But I know I need to change, so I offer the ice pack and the band aids and she smiles and thanks me. And I realize that we all are looking for acceptance and love and we can easily give a smile, a hand, a kind word.

Connection

For years when the kids were infants, I craved community. It seemed as though other people had relatives, friends, and acquaintances that helped when their babies were born and while we had that kind of help, we had very few meals made for us. Sharing a meal, to me, was what community was all about. My fondest family memories were around the table. My husband cooked for the first full year of each of our children’s lives and I am very thankful for that.

At times, when the days were tough and long and the baby was crying or my ears were ringing in the quiet, I angrily asked God why we didn’t have neighbors or close church friends that could come along side us during this time. God was quiet, as he is sometimes.

My third pregnancy was challenging with gestational diabetes, my terrible attitude, and incredible stress at my job. In some ways, Abby’s birth was a relief and a stark realization that my negative outlook needed to change. Our doorbell was quiet, the phone collected dust. Community seemed like a utopia. And it was then when I needed it most.

After leaving my job, I remember feeling like I was on a free fall. In those first few months, God answered my prayer for community. In fact, he answered it a few months before when I was invited to a women’s Bible study. I joined MOPs a few months later and from there we finally found a church that we loved. We were welcomed with open arms, wherever we went. That leap of faith, leaving my job, broke down barriers for the connections we longed for.

Now I’m blessed with many friends, along with those faithful few that I’ve always had. I’m reminded of this transition today as I sit in my parent’s house full of family. I realize that when I am home, my church family and others fill my heart, ring my doorbell, and chime my phone every single day while away from my biological family I love so much.

Connection, community, we were made to crave it, seek it, and engage in it. I’m grateful for this yearning and the beautiful community God has given us.

Who is in your community? What was your path discovering those connections?

Falling Into Community

shoe pic

I fell when I was running today. It caught me by surprise and for a moment, I sat on the ground assessing what hurt, was I bleeding, is there anyone around to be wary of. My left knee was scraped badly, and with both hands burning from mild abrasions, I stood up to figure out what to do.

A man and his dog quickly crossed the street to check on me. “Did you fall?”

“Yes, but I’m OK. Thank you for checking on me.” He handed me a tissue to mop up my knee. For a moment we paused, not sure what to do next.

“I used to run years ago,” he said. “Ten miles at a time, felt guilty if I didn’t go.” Quietly I pondered, do I walk home? Keep running? This man, he seems to want to talk and isn’t community what I’ve been asking God to give me for years?

I listened to his story of running with no sidewalks and cars not paying attention and carrying rocks to throw at dogs, just in case. “But I gave it all up and now Bowzer and I walk four miles a day.” We stop at the corner and I tell him my name and he gives me his and I shake his hand and I thank him. And all I can think as I walk away is that only another (former) runner could have noticed me running through the trees and across this busy street. I have never seen him before and I am grateful that I was not seriously injured and doesn’t God watch over us in unimaginable ways?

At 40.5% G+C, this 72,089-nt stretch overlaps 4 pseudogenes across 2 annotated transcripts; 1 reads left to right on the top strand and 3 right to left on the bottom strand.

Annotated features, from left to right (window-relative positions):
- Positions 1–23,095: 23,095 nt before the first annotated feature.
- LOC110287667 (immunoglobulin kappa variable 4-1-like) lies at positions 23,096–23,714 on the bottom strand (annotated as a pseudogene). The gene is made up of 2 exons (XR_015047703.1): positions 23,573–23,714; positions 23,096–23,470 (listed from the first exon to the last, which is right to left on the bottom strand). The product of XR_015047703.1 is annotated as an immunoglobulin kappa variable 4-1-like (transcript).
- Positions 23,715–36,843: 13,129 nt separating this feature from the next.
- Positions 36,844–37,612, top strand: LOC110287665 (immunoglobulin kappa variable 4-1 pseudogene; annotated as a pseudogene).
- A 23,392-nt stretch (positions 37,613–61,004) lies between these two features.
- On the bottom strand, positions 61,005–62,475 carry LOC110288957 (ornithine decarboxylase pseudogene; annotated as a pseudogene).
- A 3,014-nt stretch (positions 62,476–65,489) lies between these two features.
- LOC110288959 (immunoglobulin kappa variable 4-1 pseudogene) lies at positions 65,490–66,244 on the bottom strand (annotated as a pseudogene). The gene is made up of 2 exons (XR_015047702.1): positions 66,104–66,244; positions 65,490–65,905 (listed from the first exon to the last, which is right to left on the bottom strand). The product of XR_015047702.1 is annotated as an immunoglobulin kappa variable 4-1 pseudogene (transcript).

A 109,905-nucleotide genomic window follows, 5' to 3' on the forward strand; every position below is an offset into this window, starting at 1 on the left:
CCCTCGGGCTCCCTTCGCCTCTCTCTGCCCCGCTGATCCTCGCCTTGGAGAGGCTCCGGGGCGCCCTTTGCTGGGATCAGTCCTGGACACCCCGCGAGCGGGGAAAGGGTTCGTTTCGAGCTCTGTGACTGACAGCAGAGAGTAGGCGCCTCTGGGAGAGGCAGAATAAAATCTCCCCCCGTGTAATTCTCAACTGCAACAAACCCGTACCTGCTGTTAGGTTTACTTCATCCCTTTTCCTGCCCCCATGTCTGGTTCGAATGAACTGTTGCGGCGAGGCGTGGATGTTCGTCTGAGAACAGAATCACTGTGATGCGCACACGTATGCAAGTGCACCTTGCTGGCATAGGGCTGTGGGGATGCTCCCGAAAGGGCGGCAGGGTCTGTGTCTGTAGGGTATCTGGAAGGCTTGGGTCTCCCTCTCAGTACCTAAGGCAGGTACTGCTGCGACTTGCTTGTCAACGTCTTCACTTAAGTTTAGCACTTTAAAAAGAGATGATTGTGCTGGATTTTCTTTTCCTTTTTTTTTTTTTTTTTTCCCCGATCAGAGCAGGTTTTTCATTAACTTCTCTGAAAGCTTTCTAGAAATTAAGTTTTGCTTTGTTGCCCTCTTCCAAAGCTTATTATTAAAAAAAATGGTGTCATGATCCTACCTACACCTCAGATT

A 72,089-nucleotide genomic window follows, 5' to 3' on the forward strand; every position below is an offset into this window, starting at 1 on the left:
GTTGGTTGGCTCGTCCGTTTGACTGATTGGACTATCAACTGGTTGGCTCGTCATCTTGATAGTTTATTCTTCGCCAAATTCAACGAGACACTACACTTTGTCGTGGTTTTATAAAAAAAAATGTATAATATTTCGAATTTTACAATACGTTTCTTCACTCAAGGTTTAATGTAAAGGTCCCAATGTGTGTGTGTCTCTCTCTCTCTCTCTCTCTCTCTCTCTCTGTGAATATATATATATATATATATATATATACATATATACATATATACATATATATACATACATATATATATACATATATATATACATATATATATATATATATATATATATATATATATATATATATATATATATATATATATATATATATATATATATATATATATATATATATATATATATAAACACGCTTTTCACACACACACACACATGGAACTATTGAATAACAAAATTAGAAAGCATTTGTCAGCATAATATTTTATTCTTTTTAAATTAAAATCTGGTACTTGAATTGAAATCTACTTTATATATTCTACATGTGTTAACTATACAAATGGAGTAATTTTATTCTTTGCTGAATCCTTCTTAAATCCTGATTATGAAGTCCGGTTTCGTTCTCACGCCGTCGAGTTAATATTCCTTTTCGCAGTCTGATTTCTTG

I do not know his situation, but I believe that all interactions with other people are God-planned and he is constantly reminding us that we are not alone, that community and love and respect are there if we just open our eyes and fall into it, accept it, take it as it comes.

Closeness Issues

I struggle getting to know people, getting close. In this age of social media masks, flat, emotionless text messages – we don’t have to get close. But I realized the other day that in addition to those modern barriers, I block closeness because as I get closer to someone, I get closer to their problems and that is when I want to run.

I know this isn’t right. If I am a true friend, I have responsibility to bear their burdens in Christ. But wow – I still don’t want to. Life is messy and hard and that horribly judgmental part of me recoils in the face of the brutal truth. I am just as messy and difficult as they are. Maybe my shiny veneer makes me feel superior, but the bottom line is that I see my own flaws mirrored in theirs.

When a person doesn’t want help or to progress, change, improve, I’m turned off, I give up. But this is the same in my life – when things aren’t going my way – when changing seems impossible, I give up. I run to a restless, painful existence.

So this time, I’ve decide to persevere – face their pain, problems, fears with prayer and hope and a listening ear. It seems that this type of therapy may just change me also.

A Piece of Me

This summer we traveled to a family camp up north on the shore of Lake Michigan. While the weather was not perfect, the setting was and having lived by Lake Michigan for many years I have never seen the lake so calm and peaceful. Most days there were hardly waves, incredibly glassy and still. One day I wrote in my journal that we could not see the lake, but we could hear it, the mist and fog hanging low. And isn’t that a metaphor for life? Our sights murky, but yet we hear and see patches of life around us.

I truly left a piece of myself at camp – the serenity and slowness, the majestic splendor of orange and pink sunsets, dunes, multicolored rocks, constant waves lapping. I’ve never had a place tuck its way into my heart as this.

love camp

A friend asked me what it was, the “big thing” that made such an impression. Truth is, there was no breathtaking “ah ha”. Only the quiet, repetition of sun, sky, water, sand, walking, playing and breathing this rarefied air.

One night the rain stopped and as we sat by the fire I heard snapping and cracking sounds in the forest. I realized in the utter stillness and quiet I was hearing for the first time the sounds of rain drops rolling off one leaf to the next in a splash, smack and crack. Utter amazement.
The stars were twinkling lights as densely cluttered as the fake ones on my Christmas tree. Glittering and sparkling, an infinite number. My neck aching, refusing to shift my gaze. Each moment the simple beauty of this place forever weaving it’s way into my DNA.

Now that I am home I know that I must always go back, take every opportunity, reach out and return and embrace that piece of me.